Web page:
Photo: Maitree Boonkitphuwadon via 123RF

Food cravings, or the intense need to gobble up whatever’s in the fridge during a midnight Netflix marathon, are reasonably common. More than 90% of the population has experienced the sudden urge to eat at one point or another. 

While every person’s cravings are different, sweet and salty snacks are a go-to for many. To help you fight your cravings, here are four simple lifestyle changes you can make to prevent (or stop) yourself from grabbing that last donut. 

Stay hydrated 

Certain studies show that up to 37% of people confuse thirst for hunger. Dry skin, dry eyes, headache, and dizziness are common signs that your body isn’t getting enough fluid. Your urine may also appear dark yellow or produce a strong odor. If untreated, dehydration can lead to serious issues such as brain swelling, seizures, and even death. 

Here are a few ways to train yourself to drink more water: 

  • Add some flavor. If you hate the taste of plain water, try adding a few fruit slices to your next glass. Strawberries, pineapple, and watermelon are all good contenders. You can also purchase an infuser bottle, powder, or liquid water enhancers (e.g., Crystal Light, MiO, etc.).
  • Eat foods that are high in water content. Cucumber, watermelon, grapes, berries, spinach, broccoli, and bell peppers are foods with high water content. 
  • Set a timer. Create one or more alarms on your phone to remind you it’s time to drink water. 

According to The National Academy of Medicine, the average adult should consume 90–125 ounces of fluid per day. 

Distract yourself 

If you’re struggling to stay away from the pantry, try distracting or distancing yourself from whatever you’re craving. Take a brisk walk or hop in the shower to shift your thoughts onto something else. Going into a new room or leaving the house could help curb your craving. 

If you can’t leave, try chewing a piece of gum. Some studies suggest chewing gum may reduce hunger and help you feel fuller. Additionally, chewing gum between meals may aid weight loss.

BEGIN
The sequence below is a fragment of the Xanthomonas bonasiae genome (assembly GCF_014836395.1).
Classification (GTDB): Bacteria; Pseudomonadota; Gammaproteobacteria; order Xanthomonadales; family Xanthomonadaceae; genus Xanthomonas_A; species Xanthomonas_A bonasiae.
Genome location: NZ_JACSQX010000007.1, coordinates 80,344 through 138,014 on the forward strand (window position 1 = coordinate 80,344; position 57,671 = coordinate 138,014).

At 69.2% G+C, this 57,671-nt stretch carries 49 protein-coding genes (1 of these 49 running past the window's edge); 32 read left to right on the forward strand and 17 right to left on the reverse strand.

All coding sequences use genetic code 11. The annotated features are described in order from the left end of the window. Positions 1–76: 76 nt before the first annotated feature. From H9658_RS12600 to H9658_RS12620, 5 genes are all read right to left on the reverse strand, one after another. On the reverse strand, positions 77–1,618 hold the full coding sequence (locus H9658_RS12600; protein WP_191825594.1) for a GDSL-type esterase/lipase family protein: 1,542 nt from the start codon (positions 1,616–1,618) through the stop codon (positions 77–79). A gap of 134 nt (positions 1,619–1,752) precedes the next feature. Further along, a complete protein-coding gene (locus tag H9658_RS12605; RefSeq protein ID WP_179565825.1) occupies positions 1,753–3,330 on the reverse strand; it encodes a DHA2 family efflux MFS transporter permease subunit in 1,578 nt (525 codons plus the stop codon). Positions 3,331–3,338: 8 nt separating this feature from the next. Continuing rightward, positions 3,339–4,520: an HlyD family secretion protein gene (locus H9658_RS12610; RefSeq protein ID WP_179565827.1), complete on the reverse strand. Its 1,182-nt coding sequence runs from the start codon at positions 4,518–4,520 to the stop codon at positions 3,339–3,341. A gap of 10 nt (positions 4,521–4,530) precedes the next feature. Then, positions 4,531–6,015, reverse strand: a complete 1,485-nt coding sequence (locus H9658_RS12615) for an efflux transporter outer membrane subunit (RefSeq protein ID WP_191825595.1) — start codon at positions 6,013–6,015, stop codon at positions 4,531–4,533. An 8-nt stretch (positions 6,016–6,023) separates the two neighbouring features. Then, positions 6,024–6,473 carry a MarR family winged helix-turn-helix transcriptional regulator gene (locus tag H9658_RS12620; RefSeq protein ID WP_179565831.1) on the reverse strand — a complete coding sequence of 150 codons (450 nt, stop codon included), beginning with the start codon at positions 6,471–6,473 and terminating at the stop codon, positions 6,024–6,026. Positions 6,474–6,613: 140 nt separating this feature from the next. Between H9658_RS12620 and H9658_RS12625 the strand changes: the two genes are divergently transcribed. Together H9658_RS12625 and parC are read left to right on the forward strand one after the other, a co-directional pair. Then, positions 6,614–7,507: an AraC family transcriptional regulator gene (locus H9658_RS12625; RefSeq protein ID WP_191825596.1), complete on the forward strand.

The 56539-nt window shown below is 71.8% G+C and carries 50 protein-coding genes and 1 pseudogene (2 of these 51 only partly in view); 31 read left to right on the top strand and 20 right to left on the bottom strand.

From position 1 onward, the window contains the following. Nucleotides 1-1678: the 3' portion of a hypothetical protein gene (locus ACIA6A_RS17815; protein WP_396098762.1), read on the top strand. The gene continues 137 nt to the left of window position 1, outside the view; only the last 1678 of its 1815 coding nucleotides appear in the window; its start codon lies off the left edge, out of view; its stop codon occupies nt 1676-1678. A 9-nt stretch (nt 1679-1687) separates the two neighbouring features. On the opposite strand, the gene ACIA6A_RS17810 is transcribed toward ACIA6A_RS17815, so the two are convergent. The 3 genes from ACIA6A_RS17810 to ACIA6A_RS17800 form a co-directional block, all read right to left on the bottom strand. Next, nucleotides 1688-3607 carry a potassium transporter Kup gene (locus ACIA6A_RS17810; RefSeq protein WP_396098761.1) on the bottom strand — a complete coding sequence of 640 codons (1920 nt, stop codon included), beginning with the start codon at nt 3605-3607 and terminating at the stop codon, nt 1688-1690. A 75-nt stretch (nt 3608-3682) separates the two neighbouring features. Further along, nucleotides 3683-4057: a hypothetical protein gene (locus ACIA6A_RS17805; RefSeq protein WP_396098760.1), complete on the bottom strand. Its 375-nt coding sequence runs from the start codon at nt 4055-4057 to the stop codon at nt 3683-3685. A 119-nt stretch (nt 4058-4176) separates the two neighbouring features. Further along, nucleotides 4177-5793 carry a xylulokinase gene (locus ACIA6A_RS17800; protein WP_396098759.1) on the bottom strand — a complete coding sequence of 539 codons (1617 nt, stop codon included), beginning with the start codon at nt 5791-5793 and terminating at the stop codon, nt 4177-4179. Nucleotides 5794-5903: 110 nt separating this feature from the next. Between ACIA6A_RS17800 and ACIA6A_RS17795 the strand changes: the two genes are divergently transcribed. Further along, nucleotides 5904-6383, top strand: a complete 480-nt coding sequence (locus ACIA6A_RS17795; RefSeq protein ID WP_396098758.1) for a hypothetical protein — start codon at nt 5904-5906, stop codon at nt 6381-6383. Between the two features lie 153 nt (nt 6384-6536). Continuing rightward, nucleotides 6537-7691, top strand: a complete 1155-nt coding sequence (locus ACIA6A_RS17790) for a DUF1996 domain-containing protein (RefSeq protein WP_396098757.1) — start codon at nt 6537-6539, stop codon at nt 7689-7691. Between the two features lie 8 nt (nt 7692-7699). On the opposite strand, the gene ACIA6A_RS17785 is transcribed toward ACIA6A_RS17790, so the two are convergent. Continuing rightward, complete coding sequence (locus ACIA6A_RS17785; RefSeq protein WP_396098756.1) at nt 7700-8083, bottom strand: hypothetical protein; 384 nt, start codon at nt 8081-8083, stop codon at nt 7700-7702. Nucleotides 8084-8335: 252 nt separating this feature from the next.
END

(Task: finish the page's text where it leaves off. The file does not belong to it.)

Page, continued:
Add protein to your diet.   

Eating protein-rich foods can help you feel fuller and more satisfied for longer, according to an article published in the Annual Review of Nutrition. The general recommended dietary allowance (RDA) for protein is 0.36 grams of protein per pound of body weight. According to the Department of Health and Human Services, the average adult should get 10–35% of their daily calories from protein. 

High protein foods include: 

  • Oats
  • Spirulina 
  • Hemp seeds 
  • Corn 
  • Black beans 
  • Lima beans 
  • Salmon
  • Tuna 
  • Broccoli 
  • Potatoes 
  • Cauliflower 
  • Eggs 
  • Beef 
  • Chicken breast 

Need some help figuring out how much protein you should be eating? Try using this protein calculator.

Photo: fizkes via 123RF

Get a good night’s sleep 

Losing sleep can affect your mental and physical health. The body needs rest so that it can recharge and heal. Without sleep, the body cannot function (sleep deprivation can impair your ability to concentrate, think, and process memories). According to the Sleep Foundation, most adults require seven to nine hours of uninterrupted sleep per night. 

In addition to impairing one’s cognitive ability, sleep deprivation may lead to poor appetite and cravings. On the flip side, overeating can negatively affect sleep as well. Many doctors say it’s best to stop eating at least three hours before bedtime. 

If you find yourself tossing and turning at night, here are a few tips to help you get a good night’s sleep:

  • Refrain from looking at electronic devices (e.g., smartphones, computers, tablets) late at night. The blue light exposure could be keeping you up. 
  • Avoid drinking caffeine later in the day. Refrain from drinking coffee after 3–4 p.m., especially if you have difficulty sleeping. 
  • Get on a schedule. Studies show that waking up and going to bed at the same time every day can aid long-term sleep quality. 

Craving junk food late at night (or even in the middle of the day) is typical. The important thing is that you’re aware of your triggers (e.g., peer pressure from friends or family members, stress, proximity to a Krispy Kreme, etc.). Training yourself to be more self-aware will make it easier to avoid cravings in the future.